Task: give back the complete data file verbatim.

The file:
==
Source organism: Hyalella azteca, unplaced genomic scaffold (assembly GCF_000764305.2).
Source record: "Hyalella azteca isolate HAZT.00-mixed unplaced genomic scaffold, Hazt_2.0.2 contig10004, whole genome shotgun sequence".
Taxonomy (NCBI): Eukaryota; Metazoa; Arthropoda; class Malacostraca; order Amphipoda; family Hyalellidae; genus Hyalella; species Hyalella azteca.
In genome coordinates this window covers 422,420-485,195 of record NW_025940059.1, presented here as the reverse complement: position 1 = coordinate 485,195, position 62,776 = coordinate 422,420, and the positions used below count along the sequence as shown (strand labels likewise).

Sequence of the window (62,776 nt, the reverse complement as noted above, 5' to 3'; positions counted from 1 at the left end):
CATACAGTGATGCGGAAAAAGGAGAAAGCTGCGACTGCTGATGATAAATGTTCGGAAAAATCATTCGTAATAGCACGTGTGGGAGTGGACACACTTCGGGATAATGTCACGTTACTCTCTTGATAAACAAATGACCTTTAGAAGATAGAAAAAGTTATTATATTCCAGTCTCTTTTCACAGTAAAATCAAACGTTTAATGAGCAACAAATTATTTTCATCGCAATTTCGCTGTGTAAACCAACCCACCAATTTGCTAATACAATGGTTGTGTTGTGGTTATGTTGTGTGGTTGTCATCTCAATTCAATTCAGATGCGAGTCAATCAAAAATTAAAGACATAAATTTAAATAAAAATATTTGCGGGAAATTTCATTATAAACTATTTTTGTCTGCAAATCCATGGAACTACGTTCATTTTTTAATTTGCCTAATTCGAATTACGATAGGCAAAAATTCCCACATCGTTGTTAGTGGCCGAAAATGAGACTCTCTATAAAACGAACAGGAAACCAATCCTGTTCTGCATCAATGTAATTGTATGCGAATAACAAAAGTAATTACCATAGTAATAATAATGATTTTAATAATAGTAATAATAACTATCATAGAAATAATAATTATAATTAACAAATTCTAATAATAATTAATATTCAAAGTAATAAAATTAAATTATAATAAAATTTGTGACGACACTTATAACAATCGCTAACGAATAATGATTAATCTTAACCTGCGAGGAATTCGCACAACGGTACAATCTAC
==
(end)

Source organism: Hyalella azteca, unplaced genomic scaffold (assembly GCF_000764305.2).
Source record: "Hyalella azteca isolate HAZT.00-mixed unplaced genomic scaffold, Hazt_2.0.2 contig10004, whole genome shotgun sequence".
Taxonomy (NCBI): Eukaryota; Metazoa; Arthropoda; class Malacostraca; order Amphipoda; family Hyalellidae; genus Hyalella; species Hyalella azteca.
In genome coordinates this window covers 422,420-485,195 of record NW_025940059.1, presented here as the reverse complement: position 1 = coordinate 485,195, position 62,776 = coordinate 422,420, and the positions used below count along the sequence as shown (strand labels likewise).

Sequence of the window (62,776 nt, the reverse complement as noted above, 5' to 3'; positions counted from 1 at the left end):
CATACAGTGATGCGGAAAAAGGAGAAAGCTGCGACTGCTGATGATAAATGTTCGGAAAAATCATTCGTAATAGCACGTGTGGGAGTGGACACACTTCGGGATAATGTCACGTTACTCTCTTGATAAACAAATGACCTTTAGAAGATAGAAAAAGTTATTATATTCCAGTCTCTTTTCACAGTAAAATCAAACGTTTAATGAGCAACAAATTATTTTCATCGCAATTTCGCTGTGTAAACCAACCCACCAATTTGCTAATACAATGGTTGTGTTGTGGTTATGTTGTGTGGTTGTCATCTCAATTCAATTCAGATGCGAGTCAATCAAAAATTAAAGACATAAATTTAAATAAAAATATTTGCGGGAAATTTCATTATAAACTATTTTTGTCTGCAAATCCATGGAACTACGTTCATTTTTTAATTTGCCTAATTCGAATTACGATAGGCAAAAATTCCCACATCGTTGTTAGTGGCCGAAAATGAGACTCTCTATAAAACGAACAGGAAACCAATCCTGTTCTGCATCAATGTAATTGTATGCGAATAACAAAAGTAATTACCATAGTAATAATAATGATTTTAATAATAGTAATAATAACTATCATAGAAATAATAATTATAATTAACAAATTCTAATAATAATTAATATTCAAAGTAATAAAATTAAATTATAATAAAATTTGTGACGACACTTATAACAATCGCTAACGAATAATGATTAATCTTAACCTGCGAGGAATTCGCACAACGGTACAATCTAC